Food writers have been stoked this week about the The Simpsons' upcoming episode on gastro culture. Our own Margy Rochlin interviewed Simpsons Executive Producer Matt Selman, who admits he's a big fan of Jonathan Gold. "We kind of make fun of foodies," he says, "but in real life we actually love them."
Over the years The Simpsons writers have lampooned pretty much everything in popular culture. (In the words of South Park's General Disarray: "Simpsons did it!") This Sunday's episode won't be the first or last time the eight-fingered yellow family sets its sights on food culture, and this isn't even the first time Squid Ink has looked at the subject, but we just had to use the excuse to reminisce on ten of our favorite Simpsons food episodes and moments.
10. "E-I-E-I-(Annoyed Grunt)"
In this 1999 episode Homer, looking mighty Southern in his tan suit, invents a hybrid, highly addictive plant after fertilizing his tomato and tobacco plants with plutonium. The scary part about the whole thing: Tomacco is real. You can actually graft a tomato plant onto tobacco roots, no plutonium required. The children! Won't someone think of the children?
9. "Flaming Moe's"
Pity Moe Szyslak. He's probably the loneliest, ugliest guy in Springfield. He's also kind of a dick, like the time in 1991 when he stole Homer's idea and got famous off the Flaming Moe. Next thing you know he's partying with Aerosmith, who were the first band of many to make a guest appearance on the show. Moe would up right back where he started by the end of the episode (go figure), but what a ride.
8. "Treehouse Of Horror IV: The Devil and Homer Simpson"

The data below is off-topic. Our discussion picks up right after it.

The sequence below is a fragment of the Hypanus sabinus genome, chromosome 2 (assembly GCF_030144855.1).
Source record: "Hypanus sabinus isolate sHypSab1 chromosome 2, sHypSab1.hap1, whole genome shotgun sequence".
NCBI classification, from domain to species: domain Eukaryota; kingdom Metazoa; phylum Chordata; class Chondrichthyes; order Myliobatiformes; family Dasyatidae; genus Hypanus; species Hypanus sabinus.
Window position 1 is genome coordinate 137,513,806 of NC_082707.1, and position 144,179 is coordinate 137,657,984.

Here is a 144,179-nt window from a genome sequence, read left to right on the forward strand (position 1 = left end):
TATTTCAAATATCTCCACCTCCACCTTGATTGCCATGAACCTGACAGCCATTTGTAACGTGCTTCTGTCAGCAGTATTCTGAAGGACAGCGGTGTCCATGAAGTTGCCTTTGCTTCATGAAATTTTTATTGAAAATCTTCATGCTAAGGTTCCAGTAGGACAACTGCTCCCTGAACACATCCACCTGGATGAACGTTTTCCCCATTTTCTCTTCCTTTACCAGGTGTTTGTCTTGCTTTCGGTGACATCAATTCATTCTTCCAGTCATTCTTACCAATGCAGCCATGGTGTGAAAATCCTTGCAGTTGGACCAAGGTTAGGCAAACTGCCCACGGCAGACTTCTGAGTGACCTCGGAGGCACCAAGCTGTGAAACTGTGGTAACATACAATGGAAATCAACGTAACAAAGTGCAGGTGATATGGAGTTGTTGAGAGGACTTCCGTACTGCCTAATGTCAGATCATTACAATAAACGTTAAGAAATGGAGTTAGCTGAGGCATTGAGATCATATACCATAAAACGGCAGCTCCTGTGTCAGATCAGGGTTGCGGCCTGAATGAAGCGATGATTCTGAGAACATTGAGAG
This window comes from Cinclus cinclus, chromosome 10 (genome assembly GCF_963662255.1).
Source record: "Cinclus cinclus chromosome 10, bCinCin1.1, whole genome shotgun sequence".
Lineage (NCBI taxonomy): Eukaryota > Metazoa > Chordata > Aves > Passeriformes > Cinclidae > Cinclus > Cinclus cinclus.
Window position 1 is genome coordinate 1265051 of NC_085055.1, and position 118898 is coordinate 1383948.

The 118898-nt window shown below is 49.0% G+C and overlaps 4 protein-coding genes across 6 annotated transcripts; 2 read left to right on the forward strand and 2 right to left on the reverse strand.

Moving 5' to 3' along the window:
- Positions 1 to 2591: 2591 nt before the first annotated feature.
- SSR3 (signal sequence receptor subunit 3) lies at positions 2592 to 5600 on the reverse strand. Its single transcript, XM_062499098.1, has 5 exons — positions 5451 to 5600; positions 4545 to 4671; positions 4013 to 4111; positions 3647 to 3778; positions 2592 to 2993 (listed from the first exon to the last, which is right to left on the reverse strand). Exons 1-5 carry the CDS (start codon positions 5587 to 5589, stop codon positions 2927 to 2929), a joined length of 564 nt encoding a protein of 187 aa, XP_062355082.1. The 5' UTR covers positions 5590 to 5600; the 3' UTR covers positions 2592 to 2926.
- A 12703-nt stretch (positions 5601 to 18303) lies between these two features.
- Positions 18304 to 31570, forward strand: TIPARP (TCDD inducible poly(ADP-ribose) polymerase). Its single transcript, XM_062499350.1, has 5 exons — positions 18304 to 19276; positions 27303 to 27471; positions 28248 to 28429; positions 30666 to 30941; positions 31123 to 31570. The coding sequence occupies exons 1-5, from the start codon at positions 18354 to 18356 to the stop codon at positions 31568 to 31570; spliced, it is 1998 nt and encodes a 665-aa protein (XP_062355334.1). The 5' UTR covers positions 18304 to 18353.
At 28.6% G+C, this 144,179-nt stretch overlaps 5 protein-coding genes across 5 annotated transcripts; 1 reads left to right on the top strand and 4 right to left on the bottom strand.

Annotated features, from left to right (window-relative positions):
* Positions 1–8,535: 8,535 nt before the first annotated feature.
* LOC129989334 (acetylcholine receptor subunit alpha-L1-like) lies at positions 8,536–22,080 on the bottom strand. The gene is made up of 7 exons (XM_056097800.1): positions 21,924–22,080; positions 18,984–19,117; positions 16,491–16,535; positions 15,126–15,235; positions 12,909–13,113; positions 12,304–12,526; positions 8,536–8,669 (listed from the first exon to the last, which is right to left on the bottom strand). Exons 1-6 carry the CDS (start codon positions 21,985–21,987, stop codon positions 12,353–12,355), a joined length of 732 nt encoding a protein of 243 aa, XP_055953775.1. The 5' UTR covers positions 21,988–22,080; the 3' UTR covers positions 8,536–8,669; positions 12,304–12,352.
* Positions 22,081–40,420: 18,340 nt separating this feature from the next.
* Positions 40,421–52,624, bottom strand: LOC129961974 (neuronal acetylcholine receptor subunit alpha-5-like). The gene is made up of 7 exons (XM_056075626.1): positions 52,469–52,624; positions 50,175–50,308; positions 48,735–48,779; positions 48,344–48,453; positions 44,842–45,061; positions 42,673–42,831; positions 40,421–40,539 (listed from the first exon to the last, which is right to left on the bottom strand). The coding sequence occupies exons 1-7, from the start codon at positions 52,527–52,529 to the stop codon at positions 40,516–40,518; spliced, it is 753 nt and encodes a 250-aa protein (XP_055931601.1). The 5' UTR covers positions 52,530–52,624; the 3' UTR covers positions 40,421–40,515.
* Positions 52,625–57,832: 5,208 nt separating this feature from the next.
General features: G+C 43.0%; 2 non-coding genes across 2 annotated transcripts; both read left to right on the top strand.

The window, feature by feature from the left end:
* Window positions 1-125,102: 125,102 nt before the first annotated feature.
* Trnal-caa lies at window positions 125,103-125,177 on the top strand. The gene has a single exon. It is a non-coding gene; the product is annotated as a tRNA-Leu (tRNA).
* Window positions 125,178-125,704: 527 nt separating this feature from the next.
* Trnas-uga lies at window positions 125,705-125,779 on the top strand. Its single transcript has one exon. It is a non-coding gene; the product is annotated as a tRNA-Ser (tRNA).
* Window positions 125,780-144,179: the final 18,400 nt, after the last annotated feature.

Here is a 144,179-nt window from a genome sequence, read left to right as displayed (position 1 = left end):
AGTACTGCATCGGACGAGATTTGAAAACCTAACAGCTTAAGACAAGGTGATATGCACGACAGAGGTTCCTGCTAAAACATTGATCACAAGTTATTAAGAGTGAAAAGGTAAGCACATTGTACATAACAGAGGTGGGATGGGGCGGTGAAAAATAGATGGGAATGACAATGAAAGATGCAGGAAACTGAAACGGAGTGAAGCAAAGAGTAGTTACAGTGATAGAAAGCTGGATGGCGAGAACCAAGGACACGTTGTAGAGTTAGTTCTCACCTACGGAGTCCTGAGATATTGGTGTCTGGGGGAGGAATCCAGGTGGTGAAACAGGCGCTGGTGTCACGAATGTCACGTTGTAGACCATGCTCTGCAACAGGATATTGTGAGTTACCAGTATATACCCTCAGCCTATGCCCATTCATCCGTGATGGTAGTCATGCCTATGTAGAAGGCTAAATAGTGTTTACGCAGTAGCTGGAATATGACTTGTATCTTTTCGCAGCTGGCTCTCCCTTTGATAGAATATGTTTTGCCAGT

From the 1993 episode that launched a million utterances of Mmmm, forbidden donut, this Halloween tale sees Homer's feet and nose turned into hot dog meat before he is given the Dante-like punishment of having to eat donut after donut after donut in Hell. The irony is lost on the big guy.
7. "Lisa the Vegetarian"
This 1995 episode is chock-full of food jokes, but the highlight just might be "Meat and You: Partners in Freedom," the propaganda video starring Troy McClure. "Don't kid yourself, Jimmy. If a cow ever got the chance, he'd eat you and everyone you care about."
6. "Guess Who's Coming to Criticize Dinner?"
The popular notion of food criticism in 1999 seems quaint when compared to the upcoming episode's promise of molecular gastronomy and Sriracha sauce. Homer gets a job as a newspaper food critic because he loves to eat, and after he doles out bad reviews, Springfield's chefs plot to kill him. They would've gotten away with it too, if weren't for Lisa at the last second telling Homer his poisoned eclair was low-fat.
5. "Treehouse of Horror VI: Attack of the 50-Foot Eyesores"
All hail the Lard Lad Donuts mascot. This love-child of Bob's Big Boy and Randy's Donuts wasn't too pleased in 1995 when Homer stole his colossal doughnut. He might be the only guy in town who loves fried dough more than Homer. Maybe.
4. "Bart Star"
This 1999 episode is all about football and featured a cameo from Joe Namath, but the choice food scene happens at the Kwik-E-Mart. Homer: "I'm feeling kind of low, Apu. Got any of that beer that has candy floating in it? You know, Skittlebrau." Apu: "Such a product does not exist, sir. I think you must have dreamed it." Homer: "Oh ... well, then just give me a six-pack and a couple of bags of Skittles."
3. "King-Size Homer"
Exercise? Why exercise when you can gain 61 pounds and score disabled status? That was Homer's plan in 1995, and it worked, although his obesity eventually caused a Three Mile Island scenario. Good thing he was fat enough to block the explosion.
2. "I'm Spelling As Fast As I Can"
Spelling bee, schmelling bee. The star of this 2003 episode is the Ribwich, an obvious nod to Mickey D's McRib. Upon finding out the local Krusty Burger is all out of the sandwich, Homer hits the road with a bunch of groovy Ribheads who are following the limited-time-only delight. "We start with authentic, letter-graded meat, and process the hell out of it," says Krusty's commercial. Mmmmm.
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1. "El Viaje Misterioso de Nuestro Jomer (The Mysterious Voyage of Homer)"
Also known as the one where Homer totally trips out and sees Johnny Cash as a space coyote, this 1997 episode takes Homer on a fantastical voyage to find his soul mate. The long, strange trip begins when our protagonist covers his tongue in candle wax so he can down one of Chief Wiggum's Guatemalan insanity peppers. Along the way his spirit guide chews on his leg. "Sorry," says Johnny Cash, "I am a coyote."